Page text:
7 August 2012
Orbiter captures Curiosity's descent
by Will Parker
The Mars Reconnaissance Orbiter has transmitted to Earth an astounding picture of the rover Curiosity as it descends by parachute towards the surface of Mars. The rover was still encased in its protective shell when the picture was taken. Moments later, the shell and parachute were jettisoned and the rover began its powered descent into the Gale Crater.
The one-tonne Curiosity rover landed on flat ground, on the northern side of Gale's central mountain, known as Mount Sharp (pictured below).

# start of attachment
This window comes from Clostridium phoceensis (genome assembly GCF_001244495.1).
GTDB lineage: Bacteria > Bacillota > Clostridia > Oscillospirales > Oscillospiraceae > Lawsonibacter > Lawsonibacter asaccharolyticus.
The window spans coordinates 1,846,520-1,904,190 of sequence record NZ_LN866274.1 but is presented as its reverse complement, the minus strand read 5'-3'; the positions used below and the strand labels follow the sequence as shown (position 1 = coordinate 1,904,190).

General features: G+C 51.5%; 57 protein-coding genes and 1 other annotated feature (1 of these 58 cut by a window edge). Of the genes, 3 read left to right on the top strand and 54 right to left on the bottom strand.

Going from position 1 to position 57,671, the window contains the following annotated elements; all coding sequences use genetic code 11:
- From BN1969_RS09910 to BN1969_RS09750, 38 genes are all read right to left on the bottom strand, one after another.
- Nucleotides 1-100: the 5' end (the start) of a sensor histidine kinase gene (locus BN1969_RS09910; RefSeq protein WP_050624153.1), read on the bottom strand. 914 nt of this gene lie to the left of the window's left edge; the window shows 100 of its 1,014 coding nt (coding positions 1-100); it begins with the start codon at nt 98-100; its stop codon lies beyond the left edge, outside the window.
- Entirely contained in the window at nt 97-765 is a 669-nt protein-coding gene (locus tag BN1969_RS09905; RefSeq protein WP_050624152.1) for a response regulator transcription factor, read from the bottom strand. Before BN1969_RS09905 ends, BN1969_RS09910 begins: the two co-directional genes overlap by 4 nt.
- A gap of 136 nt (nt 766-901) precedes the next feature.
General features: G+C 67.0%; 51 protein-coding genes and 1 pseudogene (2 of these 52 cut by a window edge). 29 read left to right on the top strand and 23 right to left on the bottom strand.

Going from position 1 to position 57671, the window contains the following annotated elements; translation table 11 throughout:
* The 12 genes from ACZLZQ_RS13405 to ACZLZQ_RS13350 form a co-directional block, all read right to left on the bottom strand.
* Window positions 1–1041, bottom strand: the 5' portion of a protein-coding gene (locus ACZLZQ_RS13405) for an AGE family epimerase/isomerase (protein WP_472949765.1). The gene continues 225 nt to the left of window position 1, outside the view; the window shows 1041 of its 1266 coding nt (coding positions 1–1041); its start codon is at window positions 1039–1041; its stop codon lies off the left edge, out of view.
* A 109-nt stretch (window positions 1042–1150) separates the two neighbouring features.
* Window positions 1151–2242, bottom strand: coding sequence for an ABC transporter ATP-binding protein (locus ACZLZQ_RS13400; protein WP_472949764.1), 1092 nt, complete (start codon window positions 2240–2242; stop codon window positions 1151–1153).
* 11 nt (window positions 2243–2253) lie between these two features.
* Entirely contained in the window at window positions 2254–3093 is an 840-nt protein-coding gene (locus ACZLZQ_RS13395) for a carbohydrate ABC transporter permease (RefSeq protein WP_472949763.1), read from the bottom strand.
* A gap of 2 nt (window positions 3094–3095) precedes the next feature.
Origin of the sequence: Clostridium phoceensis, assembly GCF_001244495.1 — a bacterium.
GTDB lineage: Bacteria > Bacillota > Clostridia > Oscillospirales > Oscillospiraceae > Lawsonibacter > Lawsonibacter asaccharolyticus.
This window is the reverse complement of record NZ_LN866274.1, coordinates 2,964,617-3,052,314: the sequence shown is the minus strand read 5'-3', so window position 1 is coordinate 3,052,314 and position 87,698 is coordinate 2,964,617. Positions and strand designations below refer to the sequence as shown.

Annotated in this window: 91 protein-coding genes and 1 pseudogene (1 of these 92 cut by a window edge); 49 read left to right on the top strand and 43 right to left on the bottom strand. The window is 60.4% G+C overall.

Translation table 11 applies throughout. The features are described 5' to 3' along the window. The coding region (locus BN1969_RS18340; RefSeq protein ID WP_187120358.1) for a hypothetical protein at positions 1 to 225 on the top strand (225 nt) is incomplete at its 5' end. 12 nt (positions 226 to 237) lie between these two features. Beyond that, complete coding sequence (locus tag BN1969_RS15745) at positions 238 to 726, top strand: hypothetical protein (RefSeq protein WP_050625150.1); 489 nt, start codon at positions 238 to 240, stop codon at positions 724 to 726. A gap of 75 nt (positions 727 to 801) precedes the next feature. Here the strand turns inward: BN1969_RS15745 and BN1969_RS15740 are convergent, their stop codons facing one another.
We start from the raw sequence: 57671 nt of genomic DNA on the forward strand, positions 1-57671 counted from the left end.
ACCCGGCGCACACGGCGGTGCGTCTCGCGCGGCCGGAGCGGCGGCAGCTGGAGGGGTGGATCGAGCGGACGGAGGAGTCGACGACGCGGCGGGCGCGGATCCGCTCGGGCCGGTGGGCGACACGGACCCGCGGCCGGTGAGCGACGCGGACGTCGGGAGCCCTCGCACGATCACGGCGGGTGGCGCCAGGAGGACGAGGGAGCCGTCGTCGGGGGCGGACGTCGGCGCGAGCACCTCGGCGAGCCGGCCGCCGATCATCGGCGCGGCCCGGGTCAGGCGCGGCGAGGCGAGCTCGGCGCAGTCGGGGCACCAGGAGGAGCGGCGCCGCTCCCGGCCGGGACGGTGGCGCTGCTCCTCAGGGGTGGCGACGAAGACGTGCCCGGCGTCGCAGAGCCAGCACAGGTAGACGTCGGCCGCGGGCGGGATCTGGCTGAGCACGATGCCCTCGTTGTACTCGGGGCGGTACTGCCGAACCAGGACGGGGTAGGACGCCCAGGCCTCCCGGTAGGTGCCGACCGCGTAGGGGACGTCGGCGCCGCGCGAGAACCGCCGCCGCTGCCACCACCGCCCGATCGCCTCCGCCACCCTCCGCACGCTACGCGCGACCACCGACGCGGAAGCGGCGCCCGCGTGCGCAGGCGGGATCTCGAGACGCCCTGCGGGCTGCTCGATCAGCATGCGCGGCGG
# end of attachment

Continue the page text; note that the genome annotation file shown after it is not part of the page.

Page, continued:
The mission's project scientist John Grotzinger said the first pictures from the rover's low resolution hazcams had a recognizable look about them. "You see a scene that's very familiar to you from other images of Mars - what is undoubtedly a windswept plain with coarse fragments left behind. The science team is initially impressed by the rather uniform grain-size distribution of the coarser particles."
The surface mission management team at JPL plans to spend the next week or so bringing the rover and its instruments to full operational status.
Eventually, the rover will begin traversing the crater to the base of Mount Sharp where it is expected to find rocks that were laid down billions of years ago in the presence of liquid water. Curiosity's instruments will probe these sediments for evidence that past environments on Mars could once have favoured microbial life.